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Published June 08, 2020
Tiger Robison, a music education assistant professor in the University of Wyoming Department of Music, is among four recipients of the 2020-21 Faculty Engagement Fellowship awards.
Robison was awarded the Office of Engagement and Outreach (OEO) Faculty Engagement Fellowship that will help expand early childhood music education across Wyoming. A series of workshops and free resources are part of his project.
The other three UW recipients are Alyssa McElwain, a human development and family sciences program option assistant professor; Nga Nguyen, a Department of Electrical and Computer Engineering assistant professor; and Reshmi Singh, a social and administrative pharmacy associate professor.
The fellowship competition attracted proposals from a broad range of disciplines across UW, from people working in public engagement, engaged teaching, engaged scholarship and outreach focused on community impacts.
The awards are for faculty members working on projects during the 2020-21 academic year. Fellows receive a stipend of $10,000 and up to $2,000 to support outreach programs and travel expenses. Recipients will work with OEO Director Jean Garrison and members of the UW Engagement Council to develop their projects and organize at least one significant outreach program series both on and off campus. Projects focus on faculty development or enhancing engagement and outreach in their respective fields of study.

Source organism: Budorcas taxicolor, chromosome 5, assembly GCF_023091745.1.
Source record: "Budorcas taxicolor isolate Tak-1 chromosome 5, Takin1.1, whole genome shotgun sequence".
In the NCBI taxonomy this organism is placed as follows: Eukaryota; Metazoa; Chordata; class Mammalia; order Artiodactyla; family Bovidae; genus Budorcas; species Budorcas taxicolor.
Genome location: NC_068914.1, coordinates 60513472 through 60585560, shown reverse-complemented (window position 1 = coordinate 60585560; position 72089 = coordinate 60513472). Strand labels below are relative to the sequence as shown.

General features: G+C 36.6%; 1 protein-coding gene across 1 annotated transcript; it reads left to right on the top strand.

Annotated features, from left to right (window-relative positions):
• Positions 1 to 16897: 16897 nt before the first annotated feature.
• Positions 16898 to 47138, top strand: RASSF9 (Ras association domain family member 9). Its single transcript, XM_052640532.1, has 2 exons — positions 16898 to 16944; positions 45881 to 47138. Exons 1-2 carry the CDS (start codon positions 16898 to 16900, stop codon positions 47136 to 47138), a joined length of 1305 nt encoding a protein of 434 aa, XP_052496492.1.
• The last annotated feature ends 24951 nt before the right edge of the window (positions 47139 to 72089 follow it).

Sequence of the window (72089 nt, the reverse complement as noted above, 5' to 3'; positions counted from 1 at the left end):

This is the second faculty engagement fellowship competition.
“This year, our new cohort of Engagement Fellows comes from a wide variety of backgrounds and presents new ideas and solutions to problems around the state and the world,” Garrison says. “We look forward to working with the new fellows and seeing their creative solutions for engagement during this time of uncertainty.”
She adds that the fellowships, along with UW’s Marvin Millgate Awards for faculty, staff, students and community partners, are the top awards given by OEO.
Robison’s project, titled “Building Capacity for Great Early Childhood Outcomes in Wyoming Through Music,” is to help improve Wyoming’s national exposure for early childhood outcomes. He hopes to visit 26 Wyoming locations to give clinics and professional development sessions on improving outcomes through early childhood music sessions, while also giving UW music education and elementary education students field experiences.
Robison plans to collaborate with Wyoming community colleges and other groups such as public libraries, K-12 schools and child care centers to bring his early childhood music education to every Wyoming county.
Public school teachers and child care workers will be incentivized to attend the workshops with a partnership with the Wyoming Professional Teaching Standards Board and the Statewide Training and Resource System to offer professional development credit at no cost to the teachers, Robison says. He also will share free online resources to increase awareness of the importance of early childhood education.
“Tiger has been a committed partner of the Wyoming Early Childhood Outreach Network since its inception,” says Nikki Baldwin, the network’s director. “Tiger provides essential expertise on music and young children that has filled a significant knowledge gap in the state.”